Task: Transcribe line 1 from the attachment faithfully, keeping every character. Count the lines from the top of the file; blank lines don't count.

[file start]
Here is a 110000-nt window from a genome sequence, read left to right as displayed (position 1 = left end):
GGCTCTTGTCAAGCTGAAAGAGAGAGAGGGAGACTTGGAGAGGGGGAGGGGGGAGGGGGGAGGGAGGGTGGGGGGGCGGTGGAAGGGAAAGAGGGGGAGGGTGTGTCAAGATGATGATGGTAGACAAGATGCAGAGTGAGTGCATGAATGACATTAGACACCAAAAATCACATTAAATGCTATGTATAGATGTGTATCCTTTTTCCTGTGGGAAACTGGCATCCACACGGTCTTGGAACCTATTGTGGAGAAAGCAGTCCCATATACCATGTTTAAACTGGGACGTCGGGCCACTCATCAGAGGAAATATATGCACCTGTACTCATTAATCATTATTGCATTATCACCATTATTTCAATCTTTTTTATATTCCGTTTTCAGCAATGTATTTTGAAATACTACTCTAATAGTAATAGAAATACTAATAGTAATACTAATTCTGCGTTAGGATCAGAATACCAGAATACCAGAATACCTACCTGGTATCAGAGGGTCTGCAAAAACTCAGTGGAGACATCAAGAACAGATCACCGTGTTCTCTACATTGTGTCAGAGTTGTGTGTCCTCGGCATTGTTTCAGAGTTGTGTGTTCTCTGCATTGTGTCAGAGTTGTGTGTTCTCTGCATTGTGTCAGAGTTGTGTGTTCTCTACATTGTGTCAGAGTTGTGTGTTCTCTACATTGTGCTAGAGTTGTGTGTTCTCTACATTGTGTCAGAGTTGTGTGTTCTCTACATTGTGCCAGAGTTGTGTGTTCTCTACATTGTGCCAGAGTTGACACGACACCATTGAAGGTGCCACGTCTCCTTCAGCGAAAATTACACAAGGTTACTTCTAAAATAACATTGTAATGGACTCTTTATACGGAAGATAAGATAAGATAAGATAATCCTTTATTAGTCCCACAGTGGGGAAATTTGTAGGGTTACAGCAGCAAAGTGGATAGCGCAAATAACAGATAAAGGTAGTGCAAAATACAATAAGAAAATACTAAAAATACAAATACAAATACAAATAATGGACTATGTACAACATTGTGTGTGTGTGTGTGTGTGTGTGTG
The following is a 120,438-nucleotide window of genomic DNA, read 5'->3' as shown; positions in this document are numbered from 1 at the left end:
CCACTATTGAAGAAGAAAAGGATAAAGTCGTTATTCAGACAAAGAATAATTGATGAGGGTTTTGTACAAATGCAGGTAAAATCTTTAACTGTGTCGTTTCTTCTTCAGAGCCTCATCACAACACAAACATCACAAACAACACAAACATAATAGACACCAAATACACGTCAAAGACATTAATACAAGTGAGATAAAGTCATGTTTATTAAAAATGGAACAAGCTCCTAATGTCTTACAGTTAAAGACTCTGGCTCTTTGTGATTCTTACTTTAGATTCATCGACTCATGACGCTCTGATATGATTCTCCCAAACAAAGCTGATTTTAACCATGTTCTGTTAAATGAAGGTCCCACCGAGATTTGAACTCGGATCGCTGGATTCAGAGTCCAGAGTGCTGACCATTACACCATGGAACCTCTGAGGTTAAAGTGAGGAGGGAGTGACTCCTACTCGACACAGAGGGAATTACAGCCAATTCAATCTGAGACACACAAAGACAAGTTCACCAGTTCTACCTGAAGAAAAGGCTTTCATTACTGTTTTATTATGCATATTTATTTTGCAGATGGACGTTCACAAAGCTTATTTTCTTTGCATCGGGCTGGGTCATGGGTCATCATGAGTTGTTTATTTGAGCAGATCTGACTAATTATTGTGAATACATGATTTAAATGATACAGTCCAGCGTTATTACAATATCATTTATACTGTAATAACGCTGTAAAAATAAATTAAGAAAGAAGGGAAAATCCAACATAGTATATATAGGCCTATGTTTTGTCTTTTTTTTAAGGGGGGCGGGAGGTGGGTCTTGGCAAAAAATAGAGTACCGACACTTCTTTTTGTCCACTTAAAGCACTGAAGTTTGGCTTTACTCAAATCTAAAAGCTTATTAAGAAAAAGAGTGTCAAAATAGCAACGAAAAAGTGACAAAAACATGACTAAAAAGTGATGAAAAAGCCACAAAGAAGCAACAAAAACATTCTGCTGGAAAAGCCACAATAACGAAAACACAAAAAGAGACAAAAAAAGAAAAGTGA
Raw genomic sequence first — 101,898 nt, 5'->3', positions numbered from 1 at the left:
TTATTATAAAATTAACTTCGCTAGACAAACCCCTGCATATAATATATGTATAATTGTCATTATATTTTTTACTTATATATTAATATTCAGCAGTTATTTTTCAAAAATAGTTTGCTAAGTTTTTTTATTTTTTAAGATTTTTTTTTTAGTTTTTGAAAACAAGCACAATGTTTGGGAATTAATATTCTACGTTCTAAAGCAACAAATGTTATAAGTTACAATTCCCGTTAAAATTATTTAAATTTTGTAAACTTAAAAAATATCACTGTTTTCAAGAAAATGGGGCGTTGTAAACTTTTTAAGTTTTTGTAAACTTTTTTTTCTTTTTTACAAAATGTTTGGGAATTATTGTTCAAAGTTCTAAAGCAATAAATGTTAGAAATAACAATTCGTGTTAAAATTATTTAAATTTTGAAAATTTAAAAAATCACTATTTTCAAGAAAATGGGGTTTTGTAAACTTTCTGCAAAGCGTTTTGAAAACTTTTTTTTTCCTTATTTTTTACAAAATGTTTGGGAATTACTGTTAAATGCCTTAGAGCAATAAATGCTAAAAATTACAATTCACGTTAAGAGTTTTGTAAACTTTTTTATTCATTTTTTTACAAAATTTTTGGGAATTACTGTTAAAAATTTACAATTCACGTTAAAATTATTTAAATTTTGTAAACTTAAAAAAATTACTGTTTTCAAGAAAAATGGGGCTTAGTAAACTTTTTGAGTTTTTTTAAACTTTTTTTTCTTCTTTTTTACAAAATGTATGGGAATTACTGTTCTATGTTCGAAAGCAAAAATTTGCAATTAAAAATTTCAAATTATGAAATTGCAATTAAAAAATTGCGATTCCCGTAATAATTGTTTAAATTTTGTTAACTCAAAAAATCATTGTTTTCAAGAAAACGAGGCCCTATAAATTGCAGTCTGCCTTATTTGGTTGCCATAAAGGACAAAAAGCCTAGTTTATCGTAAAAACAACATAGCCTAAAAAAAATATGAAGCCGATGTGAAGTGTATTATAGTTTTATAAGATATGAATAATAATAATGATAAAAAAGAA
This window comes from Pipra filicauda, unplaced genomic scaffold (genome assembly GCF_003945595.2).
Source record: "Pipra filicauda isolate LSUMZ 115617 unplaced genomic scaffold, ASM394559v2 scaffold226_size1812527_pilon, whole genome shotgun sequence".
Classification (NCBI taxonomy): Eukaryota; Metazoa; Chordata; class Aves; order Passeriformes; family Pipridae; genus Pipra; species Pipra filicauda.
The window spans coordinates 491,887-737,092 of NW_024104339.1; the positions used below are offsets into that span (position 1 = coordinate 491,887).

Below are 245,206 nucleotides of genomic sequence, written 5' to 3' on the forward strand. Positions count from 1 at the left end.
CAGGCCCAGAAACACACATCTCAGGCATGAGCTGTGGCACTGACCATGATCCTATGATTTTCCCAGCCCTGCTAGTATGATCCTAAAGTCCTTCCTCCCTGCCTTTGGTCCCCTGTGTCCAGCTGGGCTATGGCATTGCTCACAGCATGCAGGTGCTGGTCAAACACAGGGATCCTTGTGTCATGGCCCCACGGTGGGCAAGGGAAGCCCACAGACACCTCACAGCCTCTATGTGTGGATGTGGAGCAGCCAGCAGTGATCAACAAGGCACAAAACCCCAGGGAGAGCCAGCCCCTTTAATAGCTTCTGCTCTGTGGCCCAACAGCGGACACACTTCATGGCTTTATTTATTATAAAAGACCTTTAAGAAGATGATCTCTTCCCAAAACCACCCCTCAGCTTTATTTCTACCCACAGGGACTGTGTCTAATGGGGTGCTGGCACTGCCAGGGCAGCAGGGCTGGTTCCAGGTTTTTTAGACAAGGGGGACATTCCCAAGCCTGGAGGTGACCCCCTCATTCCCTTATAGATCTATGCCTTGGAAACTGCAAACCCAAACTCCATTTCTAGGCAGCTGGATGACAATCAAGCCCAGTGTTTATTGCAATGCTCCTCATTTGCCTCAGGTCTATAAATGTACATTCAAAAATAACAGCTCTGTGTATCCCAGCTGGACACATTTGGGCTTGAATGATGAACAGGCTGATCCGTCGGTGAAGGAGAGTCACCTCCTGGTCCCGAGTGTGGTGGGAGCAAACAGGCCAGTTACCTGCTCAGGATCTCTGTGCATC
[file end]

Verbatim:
Here is a 110000-nt window from a genome sequence, read left to right as displayed (position 1 = left end):